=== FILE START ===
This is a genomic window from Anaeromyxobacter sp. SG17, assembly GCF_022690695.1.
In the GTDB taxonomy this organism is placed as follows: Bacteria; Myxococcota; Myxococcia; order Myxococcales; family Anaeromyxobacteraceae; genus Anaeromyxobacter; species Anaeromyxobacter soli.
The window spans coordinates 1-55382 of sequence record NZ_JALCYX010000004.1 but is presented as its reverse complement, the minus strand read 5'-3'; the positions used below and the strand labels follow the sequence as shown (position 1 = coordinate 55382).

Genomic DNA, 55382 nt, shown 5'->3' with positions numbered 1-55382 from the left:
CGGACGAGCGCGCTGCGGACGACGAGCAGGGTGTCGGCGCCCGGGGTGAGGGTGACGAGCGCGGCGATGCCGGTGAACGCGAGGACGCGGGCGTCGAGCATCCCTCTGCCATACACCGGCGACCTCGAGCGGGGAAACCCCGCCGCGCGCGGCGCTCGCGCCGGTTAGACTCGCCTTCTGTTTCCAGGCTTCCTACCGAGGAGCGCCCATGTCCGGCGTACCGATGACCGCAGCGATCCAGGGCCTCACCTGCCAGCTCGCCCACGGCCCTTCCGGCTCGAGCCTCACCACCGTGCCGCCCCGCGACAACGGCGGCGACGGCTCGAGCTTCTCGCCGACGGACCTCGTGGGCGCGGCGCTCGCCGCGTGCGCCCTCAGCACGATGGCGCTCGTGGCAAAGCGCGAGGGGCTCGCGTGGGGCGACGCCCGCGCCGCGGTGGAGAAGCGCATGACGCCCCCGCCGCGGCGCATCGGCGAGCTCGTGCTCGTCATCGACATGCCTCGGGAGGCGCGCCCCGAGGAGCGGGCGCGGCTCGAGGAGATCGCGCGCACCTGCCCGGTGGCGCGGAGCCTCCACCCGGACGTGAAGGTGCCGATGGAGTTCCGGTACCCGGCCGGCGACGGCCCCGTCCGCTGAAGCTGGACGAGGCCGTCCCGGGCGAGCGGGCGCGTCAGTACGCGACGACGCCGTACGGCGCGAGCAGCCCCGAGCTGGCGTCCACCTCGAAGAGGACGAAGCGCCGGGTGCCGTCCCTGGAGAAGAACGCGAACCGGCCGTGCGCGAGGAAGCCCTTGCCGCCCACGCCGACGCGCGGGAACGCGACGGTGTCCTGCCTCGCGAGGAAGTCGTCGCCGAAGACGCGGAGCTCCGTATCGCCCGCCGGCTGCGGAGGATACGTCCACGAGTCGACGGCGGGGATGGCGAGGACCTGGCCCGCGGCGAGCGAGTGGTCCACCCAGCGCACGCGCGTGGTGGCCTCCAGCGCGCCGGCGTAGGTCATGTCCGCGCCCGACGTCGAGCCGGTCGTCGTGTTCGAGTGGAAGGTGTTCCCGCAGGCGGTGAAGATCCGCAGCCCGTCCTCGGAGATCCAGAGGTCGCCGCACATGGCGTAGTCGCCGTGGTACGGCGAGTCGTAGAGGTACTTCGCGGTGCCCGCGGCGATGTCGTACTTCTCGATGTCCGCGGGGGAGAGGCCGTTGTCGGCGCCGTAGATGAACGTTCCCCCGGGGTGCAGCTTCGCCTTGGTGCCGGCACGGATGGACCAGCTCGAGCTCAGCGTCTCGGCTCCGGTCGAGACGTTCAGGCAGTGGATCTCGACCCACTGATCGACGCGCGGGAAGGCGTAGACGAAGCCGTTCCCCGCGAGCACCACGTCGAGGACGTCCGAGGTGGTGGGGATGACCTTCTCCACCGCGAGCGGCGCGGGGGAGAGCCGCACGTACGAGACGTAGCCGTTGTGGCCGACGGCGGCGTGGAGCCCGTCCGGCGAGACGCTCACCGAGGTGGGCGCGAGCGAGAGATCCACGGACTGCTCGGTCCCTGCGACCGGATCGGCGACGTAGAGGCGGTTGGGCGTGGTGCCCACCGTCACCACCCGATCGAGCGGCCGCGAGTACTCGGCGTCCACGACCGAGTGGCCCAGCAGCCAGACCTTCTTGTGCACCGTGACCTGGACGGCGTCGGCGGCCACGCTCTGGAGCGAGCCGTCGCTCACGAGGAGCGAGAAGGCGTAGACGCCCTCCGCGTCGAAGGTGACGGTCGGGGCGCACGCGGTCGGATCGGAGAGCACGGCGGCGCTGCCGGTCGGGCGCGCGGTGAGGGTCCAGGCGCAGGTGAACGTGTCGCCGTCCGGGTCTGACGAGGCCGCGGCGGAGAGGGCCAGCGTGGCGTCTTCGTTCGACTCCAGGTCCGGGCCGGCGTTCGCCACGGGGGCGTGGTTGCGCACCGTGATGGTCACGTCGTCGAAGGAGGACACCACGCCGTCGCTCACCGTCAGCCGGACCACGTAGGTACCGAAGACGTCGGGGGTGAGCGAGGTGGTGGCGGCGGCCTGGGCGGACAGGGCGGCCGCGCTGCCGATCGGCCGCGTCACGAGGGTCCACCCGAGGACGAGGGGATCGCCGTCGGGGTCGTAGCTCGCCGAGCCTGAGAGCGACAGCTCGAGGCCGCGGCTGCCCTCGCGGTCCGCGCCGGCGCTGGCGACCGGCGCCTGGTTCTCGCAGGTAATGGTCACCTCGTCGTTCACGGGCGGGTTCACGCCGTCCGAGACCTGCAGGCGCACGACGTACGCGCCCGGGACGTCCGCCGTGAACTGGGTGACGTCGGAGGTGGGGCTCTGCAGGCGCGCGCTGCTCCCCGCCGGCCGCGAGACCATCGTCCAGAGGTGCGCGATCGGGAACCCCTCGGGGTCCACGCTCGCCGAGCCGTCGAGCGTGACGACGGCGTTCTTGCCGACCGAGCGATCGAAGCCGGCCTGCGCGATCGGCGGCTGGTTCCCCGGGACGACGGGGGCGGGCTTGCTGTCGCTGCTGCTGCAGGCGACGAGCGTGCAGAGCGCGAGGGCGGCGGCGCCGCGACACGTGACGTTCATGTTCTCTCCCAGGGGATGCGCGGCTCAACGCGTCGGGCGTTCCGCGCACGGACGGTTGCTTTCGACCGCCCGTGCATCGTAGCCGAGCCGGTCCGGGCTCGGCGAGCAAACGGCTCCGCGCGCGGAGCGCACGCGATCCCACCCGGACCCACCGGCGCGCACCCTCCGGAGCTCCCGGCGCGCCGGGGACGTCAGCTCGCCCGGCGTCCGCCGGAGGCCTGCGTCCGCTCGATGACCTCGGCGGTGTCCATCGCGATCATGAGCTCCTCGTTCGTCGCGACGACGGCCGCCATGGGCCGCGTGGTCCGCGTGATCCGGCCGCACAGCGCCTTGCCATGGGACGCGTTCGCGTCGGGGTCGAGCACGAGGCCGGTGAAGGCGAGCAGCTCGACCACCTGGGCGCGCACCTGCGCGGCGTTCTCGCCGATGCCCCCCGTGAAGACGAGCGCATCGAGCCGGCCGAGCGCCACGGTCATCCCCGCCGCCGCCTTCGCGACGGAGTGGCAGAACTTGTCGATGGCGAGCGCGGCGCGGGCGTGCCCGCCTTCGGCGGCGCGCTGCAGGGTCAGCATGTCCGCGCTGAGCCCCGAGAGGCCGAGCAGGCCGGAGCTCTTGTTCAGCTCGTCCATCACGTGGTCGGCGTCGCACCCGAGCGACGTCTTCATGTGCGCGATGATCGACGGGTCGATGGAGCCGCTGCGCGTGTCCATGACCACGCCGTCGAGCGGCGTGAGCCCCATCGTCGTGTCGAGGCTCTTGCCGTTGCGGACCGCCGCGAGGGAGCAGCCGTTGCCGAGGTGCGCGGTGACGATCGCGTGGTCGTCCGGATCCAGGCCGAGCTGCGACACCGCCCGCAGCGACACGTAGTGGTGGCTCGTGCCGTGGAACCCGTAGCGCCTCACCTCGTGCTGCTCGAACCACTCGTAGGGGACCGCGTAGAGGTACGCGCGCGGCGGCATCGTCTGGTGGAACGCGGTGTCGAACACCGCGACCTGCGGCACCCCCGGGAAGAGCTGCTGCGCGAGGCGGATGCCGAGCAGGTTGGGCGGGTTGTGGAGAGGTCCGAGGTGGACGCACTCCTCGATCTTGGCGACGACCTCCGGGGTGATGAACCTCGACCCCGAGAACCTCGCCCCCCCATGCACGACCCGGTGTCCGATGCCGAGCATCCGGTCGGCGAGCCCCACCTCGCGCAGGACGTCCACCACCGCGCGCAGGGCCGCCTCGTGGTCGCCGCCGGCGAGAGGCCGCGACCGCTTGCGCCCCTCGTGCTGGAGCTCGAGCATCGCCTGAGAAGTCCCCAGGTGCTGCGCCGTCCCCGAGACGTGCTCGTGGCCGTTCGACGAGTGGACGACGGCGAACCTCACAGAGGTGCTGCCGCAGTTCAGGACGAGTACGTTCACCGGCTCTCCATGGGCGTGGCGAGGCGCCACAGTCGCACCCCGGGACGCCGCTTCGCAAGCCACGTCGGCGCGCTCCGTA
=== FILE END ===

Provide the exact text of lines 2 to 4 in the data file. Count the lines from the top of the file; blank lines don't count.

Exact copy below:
In the GTDB taxonomy this organism is placed as follows: Bacteria; Myxococcota; Myxococcia; order Myxococcales; family Anaeromyxobacteraceae; genus Anaeromyxobacter; species Anaeromyxobacter soli.
The window spans coordinates 1-55382 of sequence record NZ_JALCYX010000004.1 but is presented as its reverse complement, the minus strand read 5'-3'; the positions used below and the strand labels follow the sequence as shown (position 1 = coordinate 55382).

Genomic DNA, 55382 nt, shown 5'->3' with positions numbered 1-55382 from the left: